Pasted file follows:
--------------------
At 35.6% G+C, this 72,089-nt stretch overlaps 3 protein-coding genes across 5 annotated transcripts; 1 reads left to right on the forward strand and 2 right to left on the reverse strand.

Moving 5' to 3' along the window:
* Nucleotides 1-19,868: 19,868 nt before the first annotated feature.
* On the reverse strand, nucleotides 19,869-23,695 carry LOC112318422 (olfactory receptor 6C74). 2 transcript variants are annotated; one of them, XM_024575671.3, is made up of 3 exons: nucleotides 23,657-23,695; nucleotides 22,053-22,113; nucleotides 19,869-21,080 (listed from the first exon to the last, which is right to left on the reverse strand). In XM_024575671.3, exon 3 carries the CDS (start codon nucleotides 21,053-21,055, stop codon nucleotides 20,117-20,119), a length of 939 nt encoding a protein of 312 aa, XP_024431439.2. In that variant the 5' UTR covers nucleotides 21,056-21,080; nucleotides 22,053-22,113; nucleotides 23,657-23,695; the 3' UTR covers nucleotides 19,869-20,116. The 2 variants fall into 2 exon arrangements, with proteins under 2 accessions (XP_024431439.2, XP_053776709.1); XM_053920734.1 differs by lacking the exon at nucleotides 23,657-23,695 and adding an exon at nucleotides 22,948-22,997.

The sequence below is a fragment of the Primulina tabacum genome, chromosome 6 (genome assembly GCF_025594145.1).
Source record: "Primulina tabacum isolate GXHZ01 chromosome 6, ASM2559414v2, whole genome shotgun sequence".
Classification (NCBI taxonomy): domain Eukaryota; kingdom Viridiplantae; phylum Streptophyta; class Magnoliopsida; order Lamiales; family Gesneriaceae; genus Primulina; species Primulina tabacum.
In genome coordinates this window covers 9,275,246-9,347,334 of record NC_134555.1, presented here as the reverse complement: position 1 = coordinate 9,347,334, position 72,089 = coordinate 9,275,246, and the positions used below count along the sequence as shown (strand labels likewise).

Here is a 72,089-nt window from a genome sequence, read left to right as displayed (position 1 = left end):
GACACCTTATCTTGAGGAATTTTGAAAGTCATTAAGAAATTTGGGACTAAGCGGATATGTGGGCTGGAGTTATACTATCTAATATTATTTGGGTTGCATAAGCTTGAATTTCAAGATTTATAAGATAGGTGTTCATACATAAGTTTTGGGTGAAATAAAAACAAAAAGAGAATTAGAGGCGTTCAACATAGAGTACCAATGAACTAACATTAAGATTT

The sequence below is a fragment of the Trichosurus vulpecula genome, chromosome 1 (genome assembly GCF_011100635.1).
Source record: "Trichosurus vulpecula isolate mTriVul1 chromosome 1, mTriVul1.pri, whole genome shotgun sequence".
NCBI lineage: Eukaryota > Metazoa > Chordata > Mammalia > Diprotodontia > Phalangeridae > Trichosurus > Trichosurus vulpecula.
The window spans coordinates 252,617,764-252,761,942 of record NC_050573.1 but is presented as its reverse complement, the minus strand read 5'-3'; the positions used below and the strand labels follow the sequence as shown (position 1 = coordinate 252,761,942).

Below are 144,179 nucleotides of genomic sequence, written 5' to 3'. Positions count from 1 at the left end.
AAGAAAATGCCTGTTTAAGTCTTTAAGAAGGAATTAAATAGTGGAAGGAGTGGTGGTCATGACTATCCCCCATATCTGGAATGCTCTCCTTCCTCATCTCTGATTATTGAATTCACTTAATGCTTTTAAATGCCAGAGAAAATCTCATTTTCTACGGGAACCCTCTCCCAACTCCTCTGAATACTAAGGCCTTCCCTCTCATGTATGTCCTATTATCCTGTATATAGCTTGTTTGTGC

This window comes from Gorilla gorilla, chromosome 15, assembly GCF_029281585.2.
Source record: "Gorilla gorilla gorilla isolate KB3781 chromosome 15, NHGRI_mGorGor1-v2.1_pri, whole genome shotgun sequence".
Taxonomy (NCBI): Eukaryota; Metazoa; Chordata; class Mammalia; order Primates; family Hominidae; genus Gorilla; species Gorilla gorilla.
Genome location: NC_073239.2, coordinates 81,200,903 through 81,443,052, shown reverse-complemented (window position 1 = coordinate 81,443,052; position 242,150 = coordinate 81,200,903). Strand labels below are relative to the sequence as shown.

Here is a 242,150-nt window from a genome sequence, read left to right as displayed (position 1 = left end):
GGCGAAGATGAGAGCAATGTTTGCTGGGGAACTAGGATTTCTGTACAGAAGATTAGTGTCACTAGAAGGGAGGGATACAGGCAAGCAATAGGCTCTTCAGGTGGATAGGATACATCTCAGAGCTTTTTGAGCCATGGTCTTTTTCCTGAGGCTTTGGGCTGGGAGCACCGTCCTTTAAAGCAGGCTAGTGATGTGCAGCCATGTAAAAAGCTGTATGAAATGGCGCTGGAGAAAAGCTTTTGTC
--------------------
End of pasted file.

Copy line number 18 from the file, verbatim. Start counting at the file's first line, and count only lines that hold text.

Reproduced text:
Source record: "Gorilla gorilla gorilla isolate KB3781 chromosome 15, NHGRI_mGorGor1-v2.1_pri, whole genome shotgun sequence".